Item description for Symbolism (Big Art S.) by Gilles Neret Michael Gibson...
A key movement in modern art "To clothe the idea in perceptible form," proposed the poet Jean Moras in his 1886 Manifesto of Symbolism. It was in France and Belgium, the cradles of literary Symbolism, that Symbolist painting was born. It plunged headlong into the cultural space opened up by the poetry of Baudelaire and Mallarm and by the operas of Wagner. Symbolist painters sought not to represent appearances but to express "the Idea," and the imaginary therefore plays an important part in their work. "Dream" was their credo; they execrated, with a fanatical hatred, impressionism, realism, naturalism, and the scientistic. The main principle of Symbolism, that of "correspondences," was to attain harmony between all the different arts, or even to realise the total work of art (Gesamtkunstwerk) that Wagner had dreamt of creating. What we rediscover today, after a period of neglect, is this: Symbolist painting is essential to our understanding of modern art, not only because it spread across the world like wildfire, creating disciples from Russia to the United States, from Northern Europe to the Mediterranean, but because it was the source of a series of mutations without which modern art would not be what it is.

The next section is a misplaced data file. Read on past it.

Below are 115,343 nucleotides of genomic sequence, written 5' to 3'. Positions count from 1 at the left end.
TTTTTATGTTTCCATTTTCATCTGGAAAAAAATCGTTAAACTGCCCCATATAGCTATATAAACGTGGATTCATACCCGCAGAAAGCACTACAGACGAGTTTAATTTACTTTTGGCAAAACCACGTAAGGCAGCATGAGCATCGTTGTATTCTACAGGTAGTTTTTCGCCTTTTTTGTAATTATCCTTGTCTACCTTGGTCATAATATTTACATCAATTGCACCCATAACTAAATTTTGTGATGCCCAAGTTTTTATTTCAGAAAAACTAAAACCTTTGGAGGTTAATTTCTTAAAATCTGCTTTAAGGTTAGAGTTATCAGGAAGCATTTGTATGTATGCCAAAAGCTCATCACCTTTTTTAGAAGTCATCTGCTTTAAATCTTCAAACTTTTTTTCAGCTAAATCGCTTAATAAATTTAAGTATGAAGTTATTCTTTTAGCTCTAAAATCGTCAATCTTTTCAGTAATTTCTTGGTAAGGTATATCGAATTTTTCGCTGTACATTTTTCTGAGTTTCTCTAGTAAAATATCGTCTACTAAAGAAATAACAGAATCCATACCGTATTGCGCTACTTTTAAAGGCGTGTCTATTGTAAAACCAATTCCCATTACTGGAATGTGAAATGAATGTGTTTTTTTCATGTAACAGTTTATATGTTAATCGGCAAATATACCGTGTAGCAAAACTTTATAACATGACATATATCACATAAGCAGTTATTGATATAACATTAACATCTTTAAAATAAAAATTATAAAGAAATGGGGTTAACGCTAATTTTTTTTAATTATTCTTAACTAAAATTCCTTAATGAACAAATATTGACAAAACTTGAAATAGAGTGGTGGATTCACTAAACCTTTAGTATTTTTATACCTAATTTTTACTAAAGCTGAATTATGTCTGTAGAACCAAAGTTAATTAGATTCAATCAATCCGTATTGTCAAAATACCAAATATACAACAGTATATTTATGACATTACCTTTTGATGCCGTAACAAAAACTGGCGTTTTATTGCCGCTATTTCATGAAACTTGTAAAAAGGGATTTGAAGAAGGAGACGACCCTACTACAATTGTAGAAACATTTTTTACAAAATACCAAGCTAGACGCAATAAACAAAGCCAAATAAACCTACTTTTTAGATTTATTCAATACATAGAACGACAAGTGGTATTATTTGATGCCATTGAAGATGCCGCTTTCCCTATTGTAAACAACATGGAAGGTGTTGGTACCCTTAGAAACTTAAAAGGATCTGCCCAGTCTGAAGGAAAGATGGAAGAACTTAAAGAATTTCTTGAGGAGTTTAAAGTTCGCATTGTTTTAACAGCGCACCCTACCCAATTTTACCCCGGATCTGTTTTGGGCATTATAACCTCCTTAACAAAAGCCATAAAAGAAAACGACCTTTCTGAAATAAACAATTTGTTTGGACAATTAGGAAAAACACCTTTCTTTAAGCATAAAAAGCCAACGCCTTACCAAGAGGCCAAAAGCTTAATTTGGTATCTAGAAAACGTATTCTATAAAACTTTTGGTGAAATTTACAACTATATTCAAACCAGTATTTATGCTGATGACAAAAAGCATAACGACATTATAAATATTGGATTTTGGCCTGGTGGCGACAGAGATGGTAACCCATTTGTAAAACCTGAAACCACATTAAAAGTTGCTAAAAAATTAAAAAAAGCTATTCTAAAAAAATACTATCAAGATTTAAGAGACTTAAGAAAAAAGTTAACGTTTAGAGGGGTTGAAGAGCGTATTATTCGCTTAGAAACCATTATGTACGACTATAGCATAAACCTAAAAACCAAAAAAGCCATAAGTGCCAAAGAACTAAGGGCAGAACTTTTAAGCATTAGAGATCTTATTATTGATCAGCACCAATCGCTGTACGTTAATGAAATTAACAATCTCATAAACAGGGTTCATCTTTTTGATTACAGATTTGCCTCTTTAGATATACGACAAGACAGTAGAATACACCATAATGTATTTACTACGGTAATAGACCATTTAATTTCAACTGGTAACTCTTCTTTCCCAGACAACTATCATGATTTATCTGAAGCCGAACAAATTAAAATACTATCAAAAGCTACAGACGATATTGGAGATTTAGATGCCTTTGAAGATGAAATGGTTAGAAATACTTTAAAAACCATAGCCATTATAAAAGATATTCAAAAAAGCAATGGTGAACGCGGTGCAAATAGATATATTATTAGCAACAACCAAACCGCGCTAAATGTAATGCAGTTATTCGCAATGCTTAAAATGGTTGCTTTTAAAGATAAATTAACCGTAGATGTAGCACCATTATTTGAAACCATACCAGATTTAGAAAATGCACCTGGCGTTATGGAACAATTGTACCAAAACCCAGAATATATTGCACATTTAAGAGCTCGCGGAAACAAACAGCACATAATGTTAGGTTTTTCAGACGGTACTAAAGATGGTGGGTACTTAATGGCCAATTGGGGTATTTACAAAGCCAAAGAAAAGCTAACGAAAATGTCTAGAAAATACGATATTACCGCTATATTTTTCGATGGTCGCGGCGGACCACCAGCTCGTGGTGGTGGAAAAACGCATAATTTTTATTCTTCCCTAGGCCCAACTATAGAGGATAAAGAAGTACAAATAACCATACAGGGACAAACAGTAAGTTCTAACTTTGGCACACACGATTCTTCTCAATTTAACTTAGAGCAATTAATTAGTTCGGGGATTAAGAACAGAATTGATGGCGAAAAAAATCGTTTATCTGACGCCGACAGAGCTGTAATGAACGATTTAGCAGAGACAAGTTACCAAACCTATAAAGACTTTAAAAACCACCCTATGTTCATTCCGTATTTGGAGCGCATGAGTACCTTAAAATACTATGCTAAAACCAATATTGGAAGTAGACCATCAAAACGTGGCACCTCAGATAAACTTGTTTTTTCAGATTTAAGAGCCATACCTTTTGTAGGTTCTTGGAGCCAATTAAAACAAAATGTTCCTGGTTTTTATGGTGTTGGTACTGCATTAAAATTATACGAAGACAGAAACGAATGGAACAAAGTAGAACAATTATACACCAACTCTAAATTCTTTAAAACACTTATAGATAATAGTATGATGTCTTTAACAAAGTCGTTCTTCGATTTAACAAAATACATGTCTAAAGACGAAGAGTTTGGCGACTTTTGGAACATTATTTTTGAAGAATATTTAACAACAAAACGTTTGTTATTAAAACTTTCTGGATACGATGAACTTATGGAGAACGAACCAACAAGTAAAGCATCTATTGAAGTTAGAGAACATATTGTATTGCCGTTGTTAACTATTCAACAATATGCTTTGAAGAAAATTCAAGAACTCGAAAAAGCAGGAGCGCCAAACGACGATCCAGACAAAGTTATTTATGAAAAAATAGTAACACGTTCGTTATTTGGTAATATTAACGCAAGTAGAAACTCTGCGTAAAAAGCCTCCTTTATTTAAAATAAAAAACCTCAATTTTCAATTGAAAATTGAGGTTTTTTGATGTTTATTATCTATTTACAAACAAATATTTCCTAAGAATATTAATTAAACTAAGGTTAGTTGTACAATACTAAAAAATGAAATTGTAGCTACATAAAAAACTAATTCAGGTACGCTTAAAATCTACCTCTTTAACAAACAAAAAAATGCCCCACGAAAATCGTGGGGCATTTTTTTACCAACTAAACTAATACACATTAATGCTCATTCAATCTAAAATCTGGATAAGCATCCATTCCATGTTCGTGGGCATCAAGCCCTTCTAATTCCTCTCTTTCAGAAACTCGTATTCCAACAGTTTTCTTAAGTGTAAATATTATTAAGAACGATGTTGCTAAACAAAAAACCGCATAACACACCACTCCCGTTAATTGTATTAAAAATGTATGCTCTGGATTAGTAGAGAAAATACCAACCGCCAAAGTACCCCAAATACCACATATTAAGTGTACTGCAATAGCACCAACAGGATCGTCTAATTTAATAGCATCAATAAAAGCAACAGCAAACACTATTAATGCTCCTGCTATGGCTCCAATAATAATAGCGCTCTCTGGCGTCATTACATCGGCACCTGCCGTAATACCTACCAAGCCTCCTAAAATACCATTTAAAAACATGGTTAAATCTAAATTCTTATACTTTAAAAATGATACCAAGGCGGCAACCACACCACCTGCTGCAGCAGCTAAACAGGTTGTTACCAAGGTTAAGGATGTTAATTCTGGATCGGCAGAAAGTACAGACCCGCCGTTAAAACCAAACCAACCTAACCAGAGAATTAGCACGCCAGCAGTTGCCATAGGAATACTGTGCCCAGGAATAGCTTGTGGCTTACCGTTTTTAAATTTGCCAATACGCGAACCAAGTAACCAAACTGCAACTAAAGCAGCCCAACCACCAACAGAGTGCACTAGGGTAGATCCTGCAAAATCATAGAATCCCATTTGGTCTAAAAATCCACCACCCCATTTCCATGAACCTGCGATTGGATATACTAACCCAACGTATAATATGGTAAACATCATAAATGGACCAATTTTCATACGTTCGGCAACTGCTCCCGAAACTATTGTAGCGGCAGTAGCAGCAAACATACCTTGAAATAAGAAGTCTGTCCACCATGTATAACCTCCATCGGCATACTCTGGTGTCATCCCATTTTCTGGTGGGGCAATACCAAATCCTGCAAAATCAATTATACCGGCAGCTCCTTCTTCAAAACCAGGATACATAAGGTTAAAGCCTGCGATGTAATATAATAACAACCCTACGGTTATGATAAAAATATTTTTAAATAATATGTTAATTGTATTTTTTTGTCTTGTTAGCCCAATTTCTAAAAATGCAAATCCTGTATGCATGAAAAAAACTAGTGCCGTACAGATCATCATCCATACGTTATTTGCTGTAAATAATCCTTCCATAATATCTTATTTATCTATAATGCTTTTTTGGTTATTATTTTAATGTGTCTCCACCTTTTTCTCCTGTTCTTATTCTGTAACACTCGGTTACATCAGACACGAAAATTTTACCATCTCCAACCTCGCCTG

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Est. Packaging Dimensions: Length: 12.2" Width: 9.84" Height: 0.98" Weight: 3.75 lbs.
Release Date Jan 1, 2006
ISBN 3822850322 ISBN13 9783822850329
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modern mystics Jun 1, 2006
Modern Art has often been understood as a progression from (somewhere, roughly around) the slashing strokes of Frans Hals, to the atmospheres of Turner and Monet, to the Fauves, to Matisse's dissolution of perspective, exacerbated by the Cubists, and ultimately to the abstract expressionists, with Dada as the inflection point to complete and utter nihilism. Towering, arbitrary, disassociative works, archly typified by Barnett Newmann, were the logical conclusion of that reduction.
Compared to that march of 'progress', Symbolism might seem recidivist or quaint at first sight, for its naturalism and pagan spirituality. Symbolism, Michael Gibson explains, is related in part to the Arts and Crafts movement, but also to Pre-Raphaelism, to the last vestiges of Catholicism in rural France, Art Nouveau, and mysticism, with a home in the music of the late Romantics.
And yet even with its emphasis on natural beauty and radiance, the disassociation is already evident in images of Ophelia, cemeteries, and abandoned idylls. People can't interact and are reduced to the decorative plane. The irony was that even in naturalism and escapism, artists were bumping up against issues of disassociation, like other currents of Modern Art.
To my mind, the Symbolist aesthetic finds its way into the late 20th century through rock music. This too was an art of long hair, physical beauty, and fantasy. For reviving this Symbolic/Romantic aesthetic and celebrating it with a book, Michael Gibson has contributed something valuable to art historiography.